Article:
Dear 2019 Camp Arbutus Hayo-Went-Ha Staff,
I grew up going to various day and sleep away camps. It was one of the only places during my youth that I felt I belonged. When I went away to college, I found myself working at Camp Arbutus Hayo-Went-Ha during the summers because I loved being outdoors, and I loved the impact that I had on the campers. I even worked at camp after my first year of teaching but couldn't go back the following summer because I was too exhausted when I started the school year. It wasn't fair to my new class of students.
I missed being at camp so much that I started bringing my students up there. For 19 years, I gained the trust of the parents in my classroom to allow me to take their children three plus hours away for three to five days. And here is what happened. The kids in my classroom that struggled were shining stars at camp. Those days at camp were exhausting but my students got to experience something they probably would never be able to: the magic of camp.
There is something about camp that only camp friends can understand. There is a closeness and bond that is unbreakable, and it doesn't matter if you are there for one summer or ten. You will grow in ways you never thought possible. You will become more independent, self sufficient, mothering, and creative. You will learn how to really talk and listen to kids. As much as this summer is about you growing as a person, it is also about helping your campers grow too.
Some of these girls are away at camp for the first time. Most by choice and some not. It is your job to build a sense of community and closeness in your cabin. That is most effectively done by building relationships with your campers. You will have campers that you gel with right away and others that might drive you a little nuts. You need to look past that and find something that bonds you two together. These girls have one chance at childhood and you are a big part in it. EVERYTHING about camp will leave a lasting impression on them. Make it good. Make it positive.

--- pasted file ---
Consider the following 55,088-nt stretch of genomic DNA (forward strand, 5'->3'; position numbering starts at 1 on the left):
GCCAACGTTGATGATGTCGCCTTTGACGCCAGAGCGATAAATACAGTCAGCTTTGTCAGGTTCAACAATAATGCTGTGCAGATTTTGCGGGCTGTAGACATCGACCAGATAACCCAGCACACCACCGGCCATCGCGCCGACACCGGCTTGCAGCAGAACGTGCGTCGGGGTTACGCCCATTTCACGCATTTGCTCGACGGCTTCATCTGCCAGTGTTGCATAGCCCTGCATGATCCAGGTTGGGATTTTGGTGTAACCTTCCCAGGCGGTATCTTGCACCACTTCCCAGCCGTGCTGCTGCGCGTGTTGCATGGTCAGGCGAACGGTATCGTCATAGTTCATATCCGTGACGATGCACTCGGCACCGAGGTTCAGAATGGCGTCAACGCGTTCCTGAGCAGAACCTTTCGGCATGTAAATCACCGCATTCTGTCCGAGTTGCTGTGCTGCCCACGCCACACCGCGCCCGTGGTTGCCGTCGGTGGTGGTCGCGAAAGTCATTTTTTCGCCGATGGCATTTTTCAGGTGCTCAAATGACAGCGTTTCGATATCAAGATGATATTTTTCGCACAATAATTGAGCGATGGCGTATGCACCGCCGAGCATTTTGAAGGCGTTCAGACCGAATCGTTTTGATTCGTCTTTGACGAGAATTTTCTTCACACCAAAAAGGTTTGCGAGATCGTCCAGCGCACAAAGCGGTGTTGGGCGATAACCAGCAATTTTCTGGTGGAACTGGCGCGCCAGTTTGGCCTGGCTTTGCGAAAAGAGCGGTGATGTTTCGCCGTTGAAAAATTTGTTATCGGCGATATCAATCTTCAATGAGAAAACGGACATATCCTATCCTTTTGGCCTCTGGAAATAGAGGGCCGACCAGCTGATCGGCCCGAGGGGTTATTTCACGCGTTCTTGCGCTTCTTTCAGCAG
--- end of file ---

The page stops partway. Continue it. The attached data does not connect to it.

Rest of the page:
My daughter, Kate's first year at girls camp was during the summer of 2018. She was familiar with the grounds and cabins because we had attended a few mother-daughter weekends together over the years. She went to camp knowing no one and left with tradition and memories that she has spent the last school year talking about. She has an entire shelf of just "camp clothes," has started making lists of things she needs to remember to bring, and is anxiously waiting to meet up with her friends from last summer and the older girls that befriended her. She continues to sing songs and tell anyone who will listen about Super Saturday, the food fight, casino night, and the fourth of July.
Kate is outgoing and is a camp girl. She adapts to pretty much any situation and tends to go with the flow. She can be the messiest girl in the cabin or organize a cleaning party. She is inclusive but shy. .She is ten and is already starting to talk about the extended trip to Alaska. Here is what I know. Kate LOVES camp because of the tradition, activities, and you, the counselors.
You will be exhausted. You are mother hen to a full cabin of girls. Take care of yourself. On your day off, rest. Take it easy. Recharge. Because although this summer is about you, it is also about them. The young girls that leave their families for two to four weeks and for some more. Camp is a magical place. And if you don't know that already, you will. Soak it all in. Learn. Grow. But most importantly, be a role model for a young girl. This is one reason why I send Kate to camp. She needs to see that women are strong, can be in leadership positions, and are capable of going through life truly happy with who they are.